Sep 26, 2013

Lambdas and Streams in JDK 8

Lambdas and Streams at the JavaOne 2013

Lambda

The new Lamda expressions in combindation with the Stream-API in Java 8 leads to the biggest change in Java Programming since the introduction of Generics in JDK 5.
Labmda Functions remove tons of boilerplate code from anonymous inner classes and make the code more compact and readable.  

The following example shows typical UI code which is needed for JavaFX in JDK 7.

 button.setOnAction(new EventHandler<ActionEvent>() {

      @Override

      public void handle(ActionEvent actionEvent) {

          ...      
      }

    });

In JDK 8 the same looks like this:

button.setOnAction(event -> {

       ...
});
The JDK has tons of new Methods even in existing interfaces like java.util.Collection which use Lambda functions. To make that possible, you can now provide a default implementations of methods in interfaces, so it is now possible to add new methods to an existing interface without breaking every implementor. The following example shows the forEach method of the java.util.Collection interface.


List<Person> persons = ...
persons.forEach(p -> p.setLastName("Doe"));

But thats all syntactic suger. But whats really makes a difference in daily programming is the new Stream API.

Streams != java.io

What is a Stream? You can think of an iterator, which can access a real collection but also think of generated data like primes or other endless sequences.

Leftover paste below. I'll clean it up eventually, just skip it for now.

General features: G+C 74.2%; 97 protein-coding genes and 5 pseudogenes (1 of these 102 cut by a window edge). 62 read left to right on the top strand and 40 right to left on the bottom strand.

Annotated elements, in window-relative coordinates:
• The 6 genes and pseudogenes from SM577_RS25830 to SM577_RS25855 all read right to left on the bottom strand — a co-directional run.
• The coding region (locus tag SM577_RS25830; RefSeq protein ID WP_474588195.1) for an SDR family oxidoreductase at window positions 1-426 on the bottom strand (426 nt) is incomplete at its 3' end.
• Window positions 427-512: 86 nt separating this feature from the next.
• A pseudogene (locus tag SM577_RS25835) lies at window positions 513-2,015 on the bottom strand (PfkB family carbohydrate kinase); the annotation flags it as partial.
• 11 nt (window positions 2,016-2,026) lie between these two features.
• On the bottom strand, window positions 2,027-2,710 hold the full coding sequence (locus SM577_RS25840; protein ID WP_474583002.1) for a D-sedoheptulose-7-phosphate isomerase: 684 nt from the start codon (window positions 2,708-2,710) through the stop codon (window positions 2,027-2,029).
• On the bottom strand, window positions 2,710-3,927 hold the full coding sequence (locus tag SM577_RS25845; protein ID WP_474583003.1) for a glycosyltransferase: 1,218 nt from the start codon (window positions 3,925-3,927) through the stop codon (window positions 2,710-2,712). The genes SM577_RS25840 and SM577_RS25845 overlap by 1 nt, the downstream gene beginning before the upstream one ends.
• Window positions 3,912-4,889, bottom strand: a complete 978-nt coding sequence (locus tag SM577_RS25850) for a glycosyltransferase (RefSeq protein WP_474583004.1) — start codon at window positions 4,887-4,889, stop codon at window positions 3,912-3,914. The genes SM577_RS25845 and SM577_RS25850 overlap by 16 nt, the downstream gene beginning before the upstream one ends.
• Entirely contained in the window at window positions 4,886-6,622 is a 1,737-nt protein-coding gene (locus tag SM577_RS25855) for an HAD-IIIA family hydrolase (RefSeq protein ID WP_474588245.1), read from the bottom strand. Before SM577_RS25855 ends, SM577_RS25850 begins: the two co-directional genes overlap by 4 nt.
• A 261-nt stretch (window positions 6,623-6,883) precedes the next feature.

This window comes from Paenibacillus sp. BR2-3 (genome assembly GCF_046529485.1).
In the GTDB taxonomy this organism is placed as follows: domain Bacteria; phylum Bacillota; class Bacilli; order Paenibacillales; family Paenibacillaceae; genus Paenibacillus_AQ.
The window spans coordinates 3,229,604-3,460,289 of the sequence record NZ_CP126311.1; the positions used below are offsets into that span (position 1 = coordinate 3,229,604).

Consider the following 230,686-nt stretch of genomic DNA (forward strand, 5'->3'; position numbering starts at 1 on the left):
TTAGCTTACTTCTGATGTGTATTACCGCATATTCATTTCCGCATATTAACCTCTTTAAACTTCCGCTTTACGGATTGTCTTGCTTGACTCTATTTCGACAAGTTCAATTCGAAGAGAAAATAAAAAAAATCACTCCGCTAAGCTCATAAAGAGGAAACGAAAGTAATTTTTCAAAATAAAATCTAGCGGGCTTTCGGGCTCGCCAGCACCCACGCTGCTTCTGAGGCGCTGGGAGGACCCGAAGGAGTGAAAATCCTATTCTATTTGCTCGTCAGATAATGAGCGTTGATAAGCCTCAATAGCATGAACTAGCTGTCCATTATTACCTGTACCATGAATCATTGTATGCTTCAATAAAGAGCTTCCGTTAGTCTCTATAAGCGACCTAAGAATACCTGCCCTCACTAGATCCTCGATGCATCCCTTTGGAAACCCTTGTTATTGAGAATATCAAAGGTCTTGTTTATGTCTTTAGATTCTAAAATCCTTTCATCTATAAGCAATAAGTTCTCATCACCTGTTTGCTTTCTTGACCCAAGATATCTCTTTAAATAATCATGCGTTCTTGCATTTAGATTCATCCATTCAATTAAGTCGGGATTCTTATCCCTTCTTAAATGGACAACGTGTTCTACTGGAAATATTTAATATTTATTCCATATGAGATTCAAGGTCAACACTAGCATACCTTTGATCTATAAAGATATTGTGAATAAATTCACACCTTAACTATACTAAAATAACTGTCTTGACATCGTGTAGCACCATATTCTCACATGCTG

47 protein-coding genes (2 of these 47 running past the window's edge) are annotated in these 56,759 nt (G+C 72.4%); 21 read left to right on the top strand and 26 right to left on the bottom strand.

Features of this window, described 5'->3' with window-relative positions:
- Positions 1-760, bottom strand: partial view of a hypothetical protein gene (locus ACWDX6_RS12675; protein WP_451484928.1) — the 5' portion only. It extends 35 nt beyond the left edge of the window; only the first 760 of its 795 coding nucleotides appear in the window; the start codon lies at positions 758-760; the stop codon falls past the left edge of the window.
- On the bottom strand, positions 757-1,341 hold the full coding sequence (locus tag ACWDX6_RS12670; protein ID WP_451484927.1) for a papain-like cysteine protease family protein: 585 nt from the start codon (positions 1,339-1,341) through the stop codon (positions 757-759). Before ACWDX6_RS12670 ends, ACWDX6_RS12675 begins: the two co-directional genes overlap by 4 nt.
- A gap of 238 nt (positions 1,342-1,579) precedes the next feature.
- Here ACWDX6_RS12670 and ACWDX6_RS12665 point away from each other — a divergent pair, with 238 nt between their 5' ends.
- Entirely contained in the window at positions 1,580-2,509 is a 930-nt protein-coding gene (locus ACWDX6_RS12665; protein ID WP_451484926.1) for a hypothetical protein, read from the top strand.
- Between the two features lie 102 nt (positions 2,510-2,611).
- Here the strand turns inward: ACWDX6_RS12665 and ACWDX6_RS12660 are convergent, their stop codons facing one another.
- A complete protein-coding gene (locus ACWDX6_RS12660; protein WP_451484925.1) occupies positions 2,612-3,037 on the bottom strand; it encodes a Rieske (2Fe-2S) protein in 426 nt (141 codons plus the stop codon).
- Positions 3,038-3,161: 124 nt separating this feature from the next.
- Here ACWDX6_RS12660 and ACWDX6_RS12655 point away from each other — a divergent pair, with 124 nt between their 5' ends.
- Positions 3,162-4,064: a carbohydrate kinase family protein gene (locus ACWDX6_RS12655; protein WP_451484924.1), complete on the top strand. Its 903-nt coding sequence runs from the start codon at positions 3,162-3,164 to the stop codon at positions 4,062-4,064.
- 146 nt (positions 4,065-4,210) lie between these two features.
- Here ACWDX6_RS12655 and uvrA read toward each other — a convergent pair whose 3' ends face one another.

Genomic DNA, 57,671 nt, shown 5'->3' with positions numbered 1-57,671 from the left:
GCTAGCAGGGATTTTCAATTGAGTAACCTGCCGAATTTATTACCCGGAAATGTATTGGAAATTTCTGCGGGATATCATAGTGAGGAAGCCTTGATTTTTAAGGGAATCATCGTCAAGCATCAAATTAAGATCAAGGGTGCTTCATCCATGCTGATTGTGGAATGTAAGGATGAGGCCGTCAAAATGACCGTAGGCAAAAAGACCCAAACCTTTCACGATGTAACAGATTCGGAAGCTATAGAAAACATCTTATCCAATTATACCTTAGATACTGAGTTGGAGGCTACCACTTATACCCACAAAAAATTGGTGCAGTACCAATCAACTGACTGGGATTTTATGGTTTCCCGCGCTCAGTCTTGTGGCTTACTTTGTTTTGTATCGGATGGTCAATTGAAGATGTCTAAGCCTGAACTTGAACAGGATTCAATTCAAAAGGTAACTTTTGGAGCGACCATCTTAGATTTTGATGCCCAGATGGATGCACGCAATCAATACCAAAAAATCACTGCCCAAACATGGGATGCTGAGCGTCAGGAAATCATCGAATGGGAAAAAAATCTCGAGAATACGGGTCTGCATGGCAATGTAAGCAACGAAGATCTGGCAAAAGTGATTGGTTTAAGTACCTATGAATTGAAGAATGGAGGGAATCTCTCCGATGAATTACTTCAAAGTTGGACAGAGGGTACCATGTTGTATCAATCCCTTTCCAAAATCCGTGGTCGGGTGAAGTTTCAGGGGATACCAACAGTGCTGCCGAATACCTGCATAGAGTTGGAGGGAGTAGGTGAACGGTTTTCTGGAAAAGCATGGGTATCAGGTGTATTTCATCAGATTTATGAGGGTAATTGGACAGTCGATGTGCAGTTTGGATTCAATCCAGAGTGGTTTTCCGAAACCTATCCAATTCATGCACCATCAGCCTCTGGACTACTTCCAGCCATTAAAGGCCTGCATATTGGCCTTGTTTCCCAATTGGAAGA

You can filter, map, reduce, split streams and form other streams with other content or even populate new collections from a stream. Here are some examples:

1. Compute a list of adults from a collection of persons.



List<Person> greater18 = persons.stream()
        .filter(p -> p.getAge() >= 18)
        .collect(toList());

The filtering is lazy. It only executes when the stream is consumed (by the collect(toList()) method. The filter/collect methods are methods from Stream itself. It is a fluent API design.


2. Compute a set of ages of adults from a collection of persons.


Set<Integer> ages = persons.stream()
        .filter(p -> p.getAge() >= 18)
        .map(Person::getAge)
        .collect(toSet());

The new thing here is we map a Person to an Integer (the age) by referencing the getAge method. It looks a little like C++. It is legal to use existing functions as lamdas. 

3. Compute the population per age


Map<Integer, Long> population.perAge = persons.stream()
        .collect(groupingBy(Person::getAge, counting()));

The map stores the age and maps the count of people.

4. Compute the names per age


List<Person> persons = ...
Map<String, Long> population.perAge = persons.stream()
        .collect(groupingBy(Person::getAge, mapping(Person::getName, toList()));

It really makes programming different when you think of normal collection based programming. Java Programms will look like never before.

BUT: Not in every case lamdas leed to better readable and maintainable code. The following example (shown here at the JavaOne as valid example) is a abuse. 



 List<Person> pa = Arrays.asList(new Person("Peter"), new Person("Ken"));

 // a) 
 for (int i = 0; i < pa.size(); i++) {
    Person p = pa.get(i);
    if (p.getName().equals("Ken")) {
        doSomething(p);
    }
 }

 // b) Exact the same !!!
 IntStream.range(0, pa.size())
     .mapToObj(pa::get)
     .filter(p -> p.getName().equals("Ken"))
     .forEach(Main::doSomething);


The section b) is a exact port of the imperativ version with a functional syntax. That does not make sense. The example is hypothetic but if programmers are tought lamdas are cool in every way - this can be the result. 
In terms of language design it is a problem when a language allows to many different ways to express the same. C++ is such a problematic example. The complexity lead to the development of Java...

Make sure you have read the pragmatic programmer before you get lost in <<>>, -> or :: symbols. 

Johannes Weigend


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